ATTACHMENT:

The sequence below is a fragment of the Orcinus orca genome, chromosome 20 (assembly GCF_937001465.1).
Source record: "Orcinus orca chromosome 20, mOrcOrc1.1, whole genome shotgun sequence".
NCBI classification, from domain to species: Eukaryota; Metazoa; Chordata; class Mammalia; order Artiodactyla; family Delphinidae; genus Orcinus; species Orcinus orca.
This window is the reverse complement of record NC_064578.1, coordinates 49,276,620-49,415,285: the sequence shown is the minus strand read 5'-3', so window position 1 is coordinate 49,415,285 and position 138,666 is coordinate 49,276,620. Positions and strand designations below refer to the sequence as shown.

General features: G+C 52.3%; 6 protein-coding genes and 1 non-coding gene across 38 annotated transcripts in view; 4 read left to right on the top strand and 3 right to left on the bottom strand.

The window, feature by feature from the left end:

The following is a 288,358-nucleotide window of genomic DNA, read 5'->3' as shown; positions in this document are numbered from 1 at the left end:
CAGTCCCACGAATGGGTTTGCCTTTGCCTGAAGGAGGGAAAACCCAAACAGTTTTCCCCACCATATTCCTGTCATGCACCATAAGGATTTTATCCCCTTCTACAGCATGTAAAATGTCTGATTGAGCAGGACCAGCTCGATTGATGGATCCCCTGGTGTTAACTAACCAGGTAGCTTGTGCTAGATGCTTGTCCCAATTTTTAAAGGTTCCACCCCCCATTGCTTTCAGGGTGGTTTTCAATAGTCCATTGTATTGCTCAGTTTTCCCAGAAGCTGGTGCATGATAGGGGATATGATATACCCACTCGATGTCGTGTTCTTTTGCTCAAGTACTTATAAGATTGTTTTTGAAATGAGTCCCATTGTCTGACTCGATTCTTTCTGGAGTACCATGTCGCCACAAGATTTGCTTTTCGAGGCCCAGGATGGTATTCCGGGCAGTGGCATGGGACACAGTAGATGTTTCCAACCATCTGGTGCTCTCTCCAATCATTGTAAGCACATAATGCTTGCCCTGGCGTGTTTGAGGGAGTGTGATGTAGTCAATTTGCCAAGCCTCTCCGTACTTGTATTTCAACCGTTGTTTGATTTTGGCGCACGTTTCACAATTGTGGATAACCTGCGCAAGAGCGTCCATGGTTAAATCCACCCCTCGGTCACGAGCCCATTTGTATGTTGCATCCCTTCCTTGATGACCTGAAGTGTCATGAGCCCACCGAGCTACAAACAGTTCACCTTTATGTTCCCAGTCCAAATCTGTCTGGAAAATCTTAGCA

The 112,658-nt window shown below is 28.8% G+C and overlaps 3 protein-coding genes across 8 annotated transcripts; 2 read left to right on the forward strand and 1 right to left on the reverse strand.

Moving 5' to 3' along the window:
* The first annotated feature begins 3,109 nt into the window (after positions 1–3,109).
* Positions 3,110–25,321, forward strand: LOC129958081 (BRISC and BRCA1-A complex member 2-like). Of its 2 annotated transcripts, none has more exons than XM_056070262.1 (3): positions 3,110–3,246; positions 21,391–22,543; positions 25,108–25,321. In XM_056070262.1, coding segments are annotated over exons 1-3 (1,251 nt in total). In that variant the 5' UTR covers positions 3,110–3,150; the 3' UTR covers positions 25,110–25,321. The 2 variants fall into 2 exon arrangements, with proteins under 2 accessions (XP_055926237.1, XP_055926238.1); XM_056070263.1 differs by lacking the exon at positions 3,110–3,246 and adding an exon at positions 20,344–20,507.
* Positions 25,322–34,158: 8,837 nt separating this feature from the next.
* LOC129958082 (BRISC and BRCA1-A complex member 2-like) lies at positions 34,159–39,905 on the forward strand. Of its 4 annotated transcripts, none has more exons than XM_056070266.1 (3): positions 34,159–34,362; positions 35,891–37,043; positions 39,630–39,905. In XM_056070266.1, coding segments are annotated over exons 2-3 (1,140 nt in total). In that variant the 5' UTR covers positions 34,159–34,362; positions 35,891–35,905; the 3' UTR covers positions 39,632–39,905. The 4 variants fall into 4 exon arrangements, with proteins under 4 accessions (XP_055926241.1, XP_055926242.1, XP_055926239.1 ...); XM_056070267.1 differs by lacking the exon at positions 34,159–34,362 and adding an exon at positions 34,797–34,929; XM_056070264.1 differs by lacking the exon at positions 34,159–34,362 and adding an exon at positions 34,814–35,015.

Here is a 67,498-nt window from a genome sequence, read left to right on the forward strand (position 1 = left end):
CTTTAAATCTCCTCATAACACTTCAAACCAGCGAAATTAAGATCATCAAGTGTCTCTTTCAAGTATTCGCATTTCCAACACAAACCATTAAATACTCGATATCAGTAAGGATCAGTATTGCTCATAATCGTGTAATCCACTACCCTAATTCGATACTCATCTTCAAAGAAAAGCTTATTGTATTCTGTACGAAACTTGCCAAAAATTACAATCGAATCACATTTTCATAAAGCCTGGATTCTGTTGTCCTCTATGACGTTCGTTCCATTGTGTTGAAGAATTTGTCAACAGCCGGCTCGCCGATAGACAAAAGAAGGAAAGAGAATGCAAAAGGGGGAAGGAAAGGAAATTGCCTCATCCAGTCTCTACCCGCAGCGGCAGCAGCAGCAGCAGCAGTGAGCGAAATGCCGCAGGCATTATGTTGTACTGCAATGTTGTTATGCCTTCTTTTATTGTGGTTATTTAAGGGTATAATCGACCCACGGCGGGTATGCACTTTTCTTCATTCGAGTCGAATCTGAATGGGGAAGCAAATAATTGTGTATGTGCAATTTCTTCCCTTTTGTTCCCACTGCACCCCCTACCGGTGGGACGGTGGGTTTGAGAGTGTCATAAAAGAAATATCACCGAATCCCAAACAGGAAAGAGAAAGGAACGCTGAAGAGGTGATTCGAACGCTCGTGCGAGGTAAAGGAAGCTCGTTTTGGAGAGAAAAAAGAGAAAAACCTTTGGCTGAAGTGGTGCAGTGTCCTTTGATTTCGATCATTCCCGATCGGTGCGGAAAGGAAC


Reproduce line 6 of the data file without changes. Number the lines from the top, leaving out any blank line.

The window, feature by feature from the left end: